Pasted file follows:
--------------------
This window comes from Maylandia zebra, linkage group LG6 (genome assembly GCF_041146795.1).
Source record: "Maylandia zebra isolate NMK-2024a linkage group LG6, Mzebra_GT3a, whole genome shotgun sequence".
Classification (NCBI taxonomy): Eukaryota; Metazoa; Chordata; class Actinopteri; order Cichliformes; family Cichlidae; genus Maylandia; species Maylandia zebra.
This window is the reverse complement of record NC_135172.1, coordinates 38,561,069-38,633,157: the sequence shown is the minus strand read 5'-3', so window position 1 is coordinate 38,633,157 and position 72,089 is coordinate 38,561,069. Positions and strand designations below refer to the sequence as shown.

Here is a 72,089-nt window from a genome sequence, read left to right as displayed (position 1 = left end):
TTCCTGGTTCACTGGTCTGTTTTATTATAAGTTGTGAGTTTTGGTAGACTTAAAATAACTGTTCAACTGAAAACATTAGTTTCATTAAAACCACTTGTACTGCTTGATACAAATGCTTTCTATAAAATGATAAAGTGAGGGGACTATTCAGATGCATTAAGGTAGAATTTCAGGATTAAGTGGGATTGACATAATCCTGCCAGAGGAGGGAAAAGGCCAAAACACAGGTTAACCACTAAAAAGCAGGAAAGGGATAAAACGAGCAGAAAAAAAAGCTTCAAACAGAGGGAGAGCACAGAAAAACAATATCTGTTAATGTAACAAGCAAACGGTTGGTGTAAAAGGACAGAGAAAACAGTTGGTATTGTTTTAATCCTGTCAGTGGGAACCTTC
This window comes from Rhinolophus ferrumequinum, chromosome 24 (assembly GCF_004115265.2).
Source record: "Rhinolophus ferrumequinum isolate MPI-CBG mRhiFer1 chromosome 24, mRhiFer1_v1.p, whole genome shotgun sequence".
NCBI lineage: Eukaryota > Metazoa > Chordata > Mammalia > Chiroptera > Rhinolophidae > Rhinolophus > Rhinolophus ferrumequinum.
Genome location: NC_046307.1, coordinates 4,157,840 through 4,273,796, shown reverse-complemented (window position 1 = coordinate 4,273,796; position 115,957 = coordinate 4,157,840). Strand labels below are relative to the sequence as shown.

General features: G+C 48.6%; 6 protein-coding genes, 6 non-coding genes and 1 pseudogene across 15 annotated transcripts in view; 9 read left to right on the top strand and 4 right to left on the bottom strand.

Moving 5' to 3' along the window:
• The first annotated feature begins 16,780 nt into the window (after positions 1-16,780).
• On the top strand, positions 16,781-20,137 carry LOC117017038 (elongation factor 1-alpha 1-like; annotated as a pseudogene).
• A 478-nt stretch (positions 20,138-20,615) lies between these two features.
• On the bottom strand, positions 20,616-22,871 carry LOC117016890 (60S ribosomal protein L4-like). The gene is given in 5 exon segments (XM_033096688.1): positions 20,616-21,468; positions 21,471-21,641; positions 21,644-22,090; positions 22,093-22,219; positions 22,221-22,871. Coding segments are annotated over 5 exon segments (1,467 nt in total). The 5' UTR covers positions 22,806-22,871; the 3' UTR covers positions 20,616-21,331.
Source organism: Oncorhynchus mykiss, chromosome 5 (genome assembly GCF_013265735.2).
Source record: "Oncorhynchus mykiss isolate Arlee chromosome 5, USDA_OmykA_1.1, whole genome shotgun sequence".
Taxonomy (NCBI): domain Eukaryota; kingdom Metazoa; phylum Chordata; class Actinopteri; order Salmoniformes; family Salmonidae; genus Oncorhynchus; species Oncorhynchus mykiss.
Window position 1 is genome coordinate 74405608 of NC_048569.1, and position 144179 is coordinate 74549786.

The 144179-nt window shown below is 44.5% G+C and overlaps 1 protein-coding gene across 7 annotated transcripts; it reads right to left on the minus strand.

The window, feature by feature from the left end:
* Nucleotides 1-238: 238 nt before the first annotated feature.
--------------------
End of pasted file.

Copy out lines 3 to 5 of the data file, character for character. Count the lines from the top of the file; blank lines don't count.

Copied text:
Classification (NCBI taxonomy): Eukaryota; Metazoa; Chordata; class Actinopteri; order Cichliformes; family Cichlidae; genus Maylandia; species Maylandia zebra.
This window is the reverse complement of record NC_135172.1, coordinates 38,561,069-38,633,157: the sequence shown is the minus strand read 5'-3', so window position 1 is coordinate 38,633,157 and position 72,089 is coordinate 38,561,069. Positions and strand designations below refer to the sequence as shown.

Here is a 72,089-nt window from a genome sequence, read left to right as displayed (position 1 = left end):